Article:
Finally, toward the end of the week the planes were still grounded and Greyhound buses were filled to the brim but I managed to get a seat on an Amtrak train to Atlanta. So here I was on Saturday, September 15 headed to Atlanta with other southern refugees who’d been stranded in Washington, New York and Boston and headed for points South. The stories started to flow from everyone around me. Some of the New York refugees were direct witnesses of the tragedy and had helped evacuees from the Twin Towers; one woman from South Carolina said she’d witnessed the appalling deaths of people jumping from the Towers. Most passengers, however, were simply stunned by the events the past week. I overheard one man say that we could expect an impressive and aggressive response from the United States–but I wondered at the time where, against whom?

The U.S. response began on October 7, 2001 when the U.S. and Britain began their bombing attack against Afghanistan–everyone tragically abuses and victimizes Afghanistan, both the east and the west. Little did I think that within two years we would also witness the utter destruction of the beautiful ancient Baghdad and the deaths of thousands of Iraqis (77,272 according the independent Iraq Body Count) and of thousands of American youth (3,733 – Iraq Body Count). What a catastrophe of yet untold proportions! Reliable figures of Iraqi losses are not available through U.S. records–as General Tommy Franks, who led the U.S. invasion, said, “We don’t do body counts.” If we talk about American “hubris” Franks’ comment much less the policy itself has to be front and center!

Once back in Atlanta, I wrote a letter to friends and relatives about my experience in Washington on 9/11 and attempted to place the events that week in context. Not as a justification for violence but rather to understand that it should not be surprising to Americans if the aggressive and arrogant U.S. policies in Asia, South America and in the Middle East would be met with resistance and reactions. How could it be otherwise? And furthermore, since after World War II the U.S. has tragically meddled in the Middle East – particularly in the oil producing countries of Iran and Iraq–to make sure they had dictators who could be manipulated (i.e. Saddam Hussein, the Shah of Iran) and this sadly continues. One of my relatives immediately responded by calling me a traitor–I used the opportunity to elaborate further on it all.

But never has there been found anything to link Iraq with the 9/11 incident. In a twisted fashion, Iraqis are now blamed by the U.S. for destabilization of their own country that was, in fact, caused by the U.S. invasion and historic manipulation by the west. What we are witnessing is a classic “blame the victim” scenario.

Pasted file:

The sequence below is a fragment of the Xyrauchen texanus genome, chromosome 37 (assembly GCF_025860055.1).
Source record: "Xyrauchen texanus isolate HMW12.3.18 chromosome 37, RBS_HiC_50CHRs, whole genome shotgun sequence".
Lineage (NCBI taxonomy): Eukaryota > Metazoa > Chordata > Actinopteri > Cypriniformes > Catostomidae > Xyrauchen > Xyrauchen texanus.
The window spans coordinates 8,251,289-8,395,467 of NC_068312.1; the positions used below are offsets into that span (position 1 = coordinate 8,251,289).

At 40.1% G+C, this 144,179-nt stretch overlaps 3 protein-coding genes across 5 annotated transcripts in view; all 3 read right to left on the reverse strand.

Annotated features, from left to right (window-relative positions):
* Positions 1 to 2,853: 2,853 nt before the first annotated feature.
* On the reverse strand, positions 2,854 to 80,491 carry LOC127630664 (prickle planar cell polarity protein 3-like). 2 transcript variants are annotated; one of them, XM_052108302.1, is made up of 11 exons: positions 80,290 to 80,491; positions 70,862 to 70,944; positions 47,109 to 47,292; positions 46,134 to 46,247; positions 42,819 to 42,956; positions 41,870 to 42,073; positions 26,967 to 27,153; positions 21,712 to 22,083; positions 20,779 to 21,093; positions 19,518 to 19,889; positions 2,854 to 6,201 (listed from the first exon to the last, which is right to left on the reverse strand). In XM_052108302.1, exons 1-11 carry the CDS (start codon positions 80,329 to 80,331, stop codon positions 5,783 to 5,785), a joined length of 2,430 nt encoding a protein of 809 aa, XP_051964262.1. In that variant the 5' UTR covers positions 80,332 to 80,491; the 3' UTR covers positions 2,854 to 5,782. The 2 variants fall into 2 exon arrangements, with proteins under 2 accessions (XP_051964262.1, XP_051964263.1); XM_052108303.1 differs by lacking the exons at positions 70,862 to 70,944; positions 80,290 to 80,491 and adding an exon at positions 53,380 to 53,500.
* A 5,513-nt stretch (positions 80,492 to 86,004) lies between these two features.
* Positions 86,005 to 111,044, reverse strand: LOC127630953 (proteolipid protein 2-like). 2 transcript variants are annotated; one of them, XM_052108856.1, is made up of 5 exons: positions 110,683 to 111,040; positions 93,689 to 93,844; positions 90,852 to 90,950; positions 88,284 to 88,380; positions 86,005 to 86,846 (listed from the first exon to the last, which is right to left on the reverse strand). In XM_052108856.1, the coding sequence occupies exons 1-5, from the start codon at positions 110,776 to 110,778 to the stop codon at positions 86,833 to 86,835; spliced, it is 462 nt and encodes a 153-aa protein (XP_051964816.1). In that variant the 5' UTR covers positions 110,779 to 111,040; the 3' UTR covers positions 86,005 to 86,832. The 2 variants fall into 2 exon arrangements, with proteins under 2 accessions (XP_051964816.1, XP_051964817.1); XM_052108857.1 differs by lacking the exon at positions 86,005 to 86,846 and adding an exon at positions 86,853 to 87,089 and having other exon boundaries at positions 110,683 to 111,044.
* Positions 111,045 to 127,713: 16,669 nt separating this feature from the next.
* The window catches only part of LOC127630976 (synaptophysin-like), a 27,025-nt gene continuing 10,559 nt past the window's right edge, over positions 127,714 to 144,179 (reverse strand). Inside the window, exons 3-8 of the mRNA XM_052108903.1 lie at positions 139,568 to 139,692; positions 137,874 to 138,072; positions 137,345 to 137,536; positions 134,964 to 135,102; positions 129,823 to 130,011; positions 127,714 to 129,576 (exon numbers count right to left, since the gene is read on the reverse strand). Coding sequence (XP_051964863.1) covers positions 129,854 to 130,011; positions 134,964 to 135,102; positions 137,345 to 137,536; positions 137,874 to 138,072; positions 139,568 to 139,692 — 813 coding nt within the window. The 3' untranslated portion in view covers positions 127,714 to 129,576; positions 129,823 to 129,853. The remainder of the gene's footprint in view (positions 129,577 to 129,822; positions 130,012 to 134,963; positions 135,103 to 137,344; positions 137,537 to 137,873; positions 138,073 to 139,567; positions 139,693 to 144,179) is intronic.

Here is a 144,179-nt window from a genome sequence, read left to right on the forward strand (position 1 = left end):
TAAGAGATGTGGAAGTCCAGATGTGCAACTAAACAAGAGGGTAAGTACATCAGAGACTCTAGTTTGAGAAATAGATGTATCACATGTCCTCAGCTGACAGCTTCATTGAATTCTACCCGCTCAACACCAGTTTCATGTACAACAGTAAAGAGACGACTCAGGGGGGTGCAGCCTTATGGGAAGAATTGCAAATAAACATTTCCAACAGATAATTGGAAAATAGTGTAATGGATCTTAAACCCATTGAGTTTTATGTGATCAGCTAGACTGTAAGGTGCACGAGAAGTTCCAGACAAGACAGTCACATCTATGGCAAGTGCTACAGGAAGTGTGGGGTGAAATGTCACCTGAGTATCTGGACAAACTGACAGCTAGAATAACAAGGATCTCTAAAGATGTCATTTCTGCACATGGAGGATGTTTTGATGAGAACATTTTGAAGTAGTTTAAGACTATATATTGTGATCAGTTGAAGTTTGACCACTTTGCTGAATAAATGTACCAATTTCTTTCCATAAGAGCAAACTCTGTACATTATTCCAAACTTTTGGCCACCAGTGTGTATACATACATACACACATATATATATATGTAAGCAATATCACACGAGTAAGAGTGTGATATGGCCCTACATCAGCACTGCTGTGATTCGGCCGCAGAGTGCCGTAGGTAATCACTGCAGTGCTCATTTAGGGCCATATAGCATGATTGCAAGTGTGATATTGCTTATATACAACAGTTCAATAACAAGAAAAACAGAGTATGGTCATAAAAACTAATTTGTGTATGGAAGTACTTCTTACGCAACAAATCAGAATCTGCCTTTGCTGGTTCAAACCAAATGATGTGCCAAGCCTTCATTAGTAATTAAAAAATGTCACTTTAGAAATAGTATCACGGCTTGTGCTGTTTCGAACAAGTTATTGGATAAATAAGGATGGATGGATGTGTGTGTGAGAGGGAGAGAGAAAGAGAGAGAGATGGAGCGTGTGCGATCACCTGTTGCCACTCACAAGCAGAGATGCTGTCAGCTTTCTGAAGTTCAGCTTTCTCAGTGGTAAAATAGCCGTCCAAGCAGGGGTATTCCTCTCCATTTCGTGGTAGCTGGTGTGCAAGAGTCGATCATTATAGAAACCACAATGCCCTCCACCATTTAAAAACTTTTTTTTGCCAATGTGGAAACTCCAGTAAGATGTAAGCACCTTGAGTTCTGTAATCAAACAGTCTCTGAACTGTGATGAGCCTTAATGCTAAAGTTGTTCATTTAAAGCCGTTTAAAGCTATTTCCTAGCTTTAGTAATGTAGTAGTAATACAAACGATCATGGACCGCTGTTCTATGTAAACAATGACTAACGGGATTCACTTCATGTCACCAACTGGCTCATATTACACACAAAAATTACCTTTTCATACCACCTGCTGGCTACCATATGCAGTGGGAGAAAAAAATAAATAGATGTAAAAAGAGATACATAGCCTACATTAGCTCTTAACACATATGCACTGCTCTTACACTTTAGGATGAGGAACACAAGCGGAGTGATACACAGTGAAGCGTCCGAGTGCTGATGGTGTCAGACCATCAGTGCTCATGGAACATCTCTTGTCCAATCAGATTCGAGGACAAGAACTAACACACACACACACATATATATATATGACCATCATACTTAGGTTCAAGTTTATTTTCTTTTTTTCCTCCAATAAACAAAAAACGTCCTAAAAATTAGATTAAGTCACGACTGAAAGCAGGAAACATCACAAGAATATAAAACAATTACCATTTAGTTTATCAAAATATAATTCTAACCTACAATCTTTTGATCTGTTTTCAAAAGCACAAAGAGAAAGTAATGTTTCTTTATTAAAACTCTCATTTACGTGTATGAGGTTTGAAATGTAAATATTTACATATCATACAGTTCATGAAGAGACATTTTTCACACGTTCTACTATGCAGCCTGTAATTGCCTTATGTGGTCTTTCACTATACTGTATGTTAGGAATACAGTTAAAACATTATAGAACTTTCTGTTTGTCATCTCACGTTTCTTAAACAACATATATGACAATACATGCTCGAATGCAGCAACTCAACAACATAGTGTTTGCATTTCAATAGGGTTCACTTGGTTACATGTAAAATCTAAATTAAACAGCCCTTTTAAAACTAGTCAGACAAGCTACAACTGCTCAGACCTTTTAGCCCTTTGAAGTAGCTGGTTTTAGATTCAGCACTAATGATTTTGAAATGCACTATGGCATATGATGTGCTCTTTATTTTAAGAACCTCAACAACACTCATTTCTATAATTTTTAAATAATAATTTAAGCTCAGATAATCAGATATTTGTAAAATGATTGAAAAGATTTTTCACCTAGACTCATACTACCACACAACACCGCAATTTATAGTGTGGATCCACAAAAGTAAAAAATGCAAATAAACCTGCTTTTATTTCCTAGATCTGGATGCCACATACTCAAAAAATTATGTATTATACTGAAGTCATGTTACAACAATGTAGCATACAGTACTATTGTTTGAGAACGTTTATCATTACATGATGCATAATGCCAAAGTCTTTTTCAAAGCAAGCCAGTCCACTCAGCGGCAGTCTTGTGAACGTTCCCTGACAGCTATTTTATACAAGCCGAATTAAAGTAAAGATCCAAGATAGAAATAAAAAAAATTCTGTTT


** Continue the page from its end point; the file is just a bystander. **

When Bush said he was going after terrorists, I thought “great–maybe he’ll consider going after the Ku Klux Klan”. It, in fact, has done far more on-going damage to Americans since it’s founding after the Civil War in 1865 than any entity in the Middle East.

Then began the next phase of the 9/11-post period. For the first 6 months or so there was that feel of oppressive stagnation that seems to envelope the very air we breathe prior to war. As the Bush administration began rattling its sabers against Iraq and false accusations began to fly about weapons of mass destruction and other lies in much of 2002, people were afraid to speak out. It was a God and Country mindset, which is usually a time in America with corresponding racism on the rise. I frequently witnessed during this period a white fellow with a huge confederate flag waving on the back of his truck as he would weave in and out the black residential area of East Point, Georgia that I drive through almost every day.

Then finally in the summer of 2002 in Atlanta’s rather sedate Druid Hills neighborhood there was a sign that read “Say NO to War”–it lasted for a week. It was the first public display I’d seen. In the latter part of 2002, thanks to the local Quaker meeting, we began to see signs stating, “War is Not the Answer” around the cities of Atlanta and Decatur. One of my friends in Atlanta’s Virginia-Highland area who insisted on keeping the sign in her yard replaced it about four times, as people kept destroying it while walking by her house. She was and remains determined.

On February 5, 2003 Colin Powell made his infamous argument for war against Iraq in a sea of lies at the United Nations–lies that Iraq held caches of weapons of mass destruction. He later said the speech was a “blot” on his record. Indeed!